Hear or download this post (mp3 file – 3:21): A Million Miles from Heaven
The story was buried on page A15 in Sunday’s Washington Post, but of all the stories I read before my afternoon nap it was the one that haunted my dreams. The opening sentence summed it up like a coroner’s report: “MOGADISHU, Somalia, Nov. 1 — A 13-year-old girl who said she had been raped was stoned to death in Somalia after being accused of adultery.”
A thirteen-year-old girl. Stoned. To death.
The story continued: “Dozens of men stoned Aisha Ibrahim Duhulow to death Monday in a stadium packed with 1,000 spectators in the southern port city of Kismaayo, Amnesty International reported.”
By dozens of men. In a stadium. Packed with 1,000 spectators.
“The Islamist militia in charge of Kismaayo had accused her of adultery after she reported that three men had raped her, the rights group said. Initial local news reports said that Duhulow was 23, but her father told Amnesty International that she was 13. Some of the Somali journalists who first reported the killing later told the human rights group that they had reported she was 23 based on her physical appearance.”
The fact that a 13-year-old girl was stoned to death is horrifying in and of itself, but the circumstanes make it more horrifying still. Chief among these, for me, is the image of a stadium packed with 1,000 spectators, watching as dozens of men stone to death a 13-year-old girl wrongfully accused of adultery. Wasn’t there anyone among those thousand who stood up and shouted “NO!”? Can a thousand people sit and watch quietly while an act of murderous injustice is performed?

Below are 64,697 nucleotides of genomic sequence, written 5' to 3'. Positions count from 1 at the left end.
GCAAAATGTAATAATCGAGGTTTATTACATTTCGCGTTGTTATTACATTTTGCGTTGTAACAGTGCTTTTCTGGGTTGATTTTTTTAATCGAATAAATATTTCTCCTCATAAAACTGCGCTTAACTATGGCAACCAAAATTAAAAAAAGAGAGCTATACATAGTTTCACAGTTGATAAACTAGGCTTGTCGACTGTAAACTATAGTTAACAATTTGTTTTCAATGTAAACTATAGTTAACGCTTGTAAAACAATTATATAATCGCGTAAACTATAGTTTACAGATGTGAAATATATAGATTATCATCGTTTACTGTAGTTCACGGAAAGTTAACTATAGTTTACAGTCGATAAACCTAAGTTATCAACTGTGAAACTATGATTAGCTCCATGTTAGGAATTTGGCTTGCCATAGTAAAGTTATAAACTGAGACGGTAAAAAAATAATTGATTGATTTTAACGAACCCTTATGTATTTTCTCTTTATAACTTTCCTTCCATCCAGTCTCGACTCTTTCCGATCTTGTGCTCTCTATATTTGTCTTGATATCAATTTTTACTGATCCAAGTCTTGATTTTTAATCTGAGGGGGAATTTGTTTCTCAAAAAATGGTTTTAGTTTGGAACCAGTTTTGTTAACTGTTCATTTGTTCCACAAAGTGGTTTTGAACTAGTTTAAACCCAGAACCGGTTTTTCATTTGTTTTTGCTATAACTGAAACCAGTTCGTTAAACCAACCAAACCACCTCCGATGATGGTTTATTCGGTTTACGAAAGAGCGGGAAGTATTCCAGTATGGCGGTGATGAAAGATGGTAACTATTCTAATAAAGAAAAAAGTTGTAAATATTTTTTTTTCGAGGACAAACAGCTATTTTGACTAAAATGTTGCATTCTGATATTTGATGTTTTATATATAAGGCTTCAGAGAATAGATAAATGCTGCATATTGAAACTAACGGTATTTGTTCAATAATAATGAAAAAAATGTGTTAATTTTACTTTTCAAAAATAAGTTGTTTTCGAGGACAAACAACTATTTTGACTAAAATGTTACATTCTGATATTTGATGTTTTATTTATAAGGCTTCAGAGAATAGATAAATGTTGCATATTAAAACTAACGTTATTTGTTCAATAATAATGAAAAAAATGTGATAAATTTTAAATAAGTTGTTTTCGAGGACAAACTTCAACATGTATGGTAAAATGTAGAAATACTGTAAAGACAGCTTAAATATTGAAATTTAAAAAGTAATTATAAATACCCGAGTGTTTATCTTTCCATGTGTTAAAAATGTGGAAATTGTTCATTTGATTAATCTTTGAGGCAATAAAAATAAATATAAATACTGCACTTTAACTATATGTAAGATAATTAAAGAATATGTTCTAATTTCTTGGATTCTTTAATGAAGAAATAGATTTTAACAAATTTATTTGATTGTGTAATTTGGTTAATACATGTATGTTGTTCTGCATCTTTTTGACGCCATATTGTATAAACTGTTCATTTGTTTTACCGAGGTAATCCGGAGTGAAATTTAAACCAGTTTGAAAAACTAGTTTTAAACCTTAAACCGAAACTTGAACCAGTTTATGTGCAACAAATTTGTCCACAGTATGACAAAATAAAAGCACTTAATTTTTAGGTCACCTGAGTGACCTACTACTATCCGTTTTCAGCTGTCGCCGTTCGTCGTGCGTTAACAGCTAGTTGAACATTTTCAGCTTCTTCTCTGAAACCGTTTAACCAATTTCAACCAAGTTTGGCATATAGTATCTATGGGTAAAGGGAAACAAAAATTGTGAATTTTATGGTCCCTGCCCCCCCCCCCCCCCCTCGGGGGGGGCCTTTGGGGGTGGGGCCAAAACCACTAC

I keep saying that at Richmond’s First Baptist Church we’re trying to “bring heaven to earth,” and I keep encouraging people to look around for anything that doesn’t look like heaven and go to work there. But so much of the time what I see around First Baptist looks heavenly. I can almost convince myself that our work here is done. But if I walk around the neighborhood for a while I can see that we’re not done yet. And if I drive into some other, poorer parts of the city I can see that heaven’s a long way away. And when I read an article like this one I see that there are some parts of the world where heaven is so far from earth people must wonder if it will ever come. I think of that little girl’s father, sobbing into his pillow over his daughter’s senseless death, and I think I know why Jesus had to die on the cross—because evil like this won’t be overcome with a few minutes’ tidying-up:
It’s going to take everything we’ve got.
This photo was taken by John Watson, and has been one of the most requested photos on my blog.